Every next toe has shorter phalanges than the previous one. We need to make sure that all axes of every joint and tips of every nail are parallel to each other and to lines of the top plane of the foot. Such parallel alignment ensures the correct foot geometry. Of course, in real life such alignment can vary slightly. Nevertheless, you have to draw what you know rather than copy outlines from life without any thought. Once again, when drawing foreshortened objects, pay attention to contours rather than outlines. The middle part of the foot has several virtual planes. You may not see those planes in life, but geometrically simplifying the shape will help you apply cross-contours accordingly and apply pencil strokes along those contours. The direction of strokes along the cross-contours helps to reveal the three-dimensional nature of an object, especially when such an object is foreshortened in perspective. In this area, there is one small muscle that extends the toes. It adds some mass to the volume of the foot.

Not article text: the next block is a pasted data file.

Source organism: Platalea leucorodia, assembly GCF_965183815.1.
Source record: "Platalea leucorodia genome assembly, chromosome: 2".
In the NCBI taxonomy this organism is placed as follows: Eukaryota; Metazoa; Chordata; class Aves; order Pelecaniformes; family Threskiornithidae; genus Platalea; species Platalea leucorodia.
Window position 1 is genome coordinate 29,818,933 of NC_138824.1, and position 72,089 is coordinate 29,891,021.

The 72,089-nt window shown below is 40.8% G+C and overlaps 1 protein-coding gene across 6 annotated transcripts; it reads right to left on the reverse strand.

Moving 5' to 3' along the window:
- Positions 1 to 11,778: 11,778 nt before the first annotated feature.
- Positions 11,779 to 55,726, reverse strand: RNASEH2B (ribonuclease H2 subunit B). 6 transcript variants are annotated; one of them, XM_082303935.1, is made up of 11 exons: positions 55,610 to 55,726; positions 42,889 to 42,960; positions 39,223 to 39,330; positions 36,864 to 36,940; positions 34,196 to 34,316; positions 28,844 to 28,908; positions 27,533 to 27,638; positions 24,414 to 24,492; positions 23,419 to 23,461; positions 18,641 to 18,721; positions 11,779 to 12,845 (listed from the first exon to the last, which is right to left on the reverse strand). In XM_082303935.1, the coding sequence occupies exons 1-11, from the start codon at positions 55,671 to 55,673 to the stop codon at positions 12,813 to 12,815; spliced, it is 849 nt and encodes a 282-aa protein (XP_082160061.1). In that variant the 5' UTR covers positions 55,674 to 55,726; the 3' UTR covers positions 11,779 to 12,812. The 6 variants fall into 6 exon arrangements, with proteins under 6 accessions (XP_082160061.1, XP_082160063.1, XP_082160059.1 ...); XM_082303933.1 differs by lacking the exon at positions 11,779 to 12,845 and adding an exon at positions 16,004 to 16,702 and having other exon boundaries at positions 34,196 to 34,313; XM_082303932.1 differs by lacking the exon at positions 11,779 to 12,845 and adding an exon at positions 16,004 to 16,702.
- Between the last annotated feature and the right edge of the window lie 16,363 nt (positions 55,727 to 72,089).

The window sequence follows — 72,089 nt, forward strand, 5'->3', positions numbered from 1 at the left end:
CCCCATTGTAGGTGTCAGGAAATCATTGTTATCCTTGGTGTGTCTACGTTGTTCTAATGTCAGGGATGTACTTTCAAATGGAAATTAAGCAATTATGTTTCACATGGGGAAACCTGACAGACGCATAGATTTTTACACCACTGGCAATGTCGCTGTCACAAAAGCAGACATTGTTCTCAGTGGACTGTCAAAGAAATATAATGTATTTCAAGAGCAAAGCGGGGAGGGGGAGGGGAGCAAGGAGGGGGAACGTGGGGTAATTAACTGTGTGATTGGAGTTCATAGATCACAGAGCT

Let's have a look at this muscle in action. It lifts the toes upward. Without the necessary knowledge of a human anatomy, you may miss this muscle and misunderstand its shape. The shape of this muscle also influences the tonal values in this area of the foot. Along the top side of the foot run the tendons that extend the toes. The shape of the foot's surface slides down and curves along the arch of the foot. The edge of the metatarsal bone of the little toe influences the outline of the foot. It is a good idea to draw some virtual cross-contours of the foot, describing how its shape curves upward and then slides downward. Although you won't see such lines on a model's skin surface, they are very helpful when it comes to foot geometry, volume, and depicting tonal values. Pencil strokes when rendering tones should go along those contours.

You can see that the arch of the foot is quite high in the middle of the foot and flattens out closer to the toes. Here's the geometry—the rounded cross-contour in the middle and the flattened one around the toe joints. There is a virtual cone that goes to the big toe and the flattened shape that envelops the remaining metatarsal bones. The toes form another shape. At the ankle area, the cross-section is horizontal. That is why it is important to draw virtual cross-contours to build the geometry of the foot constructively...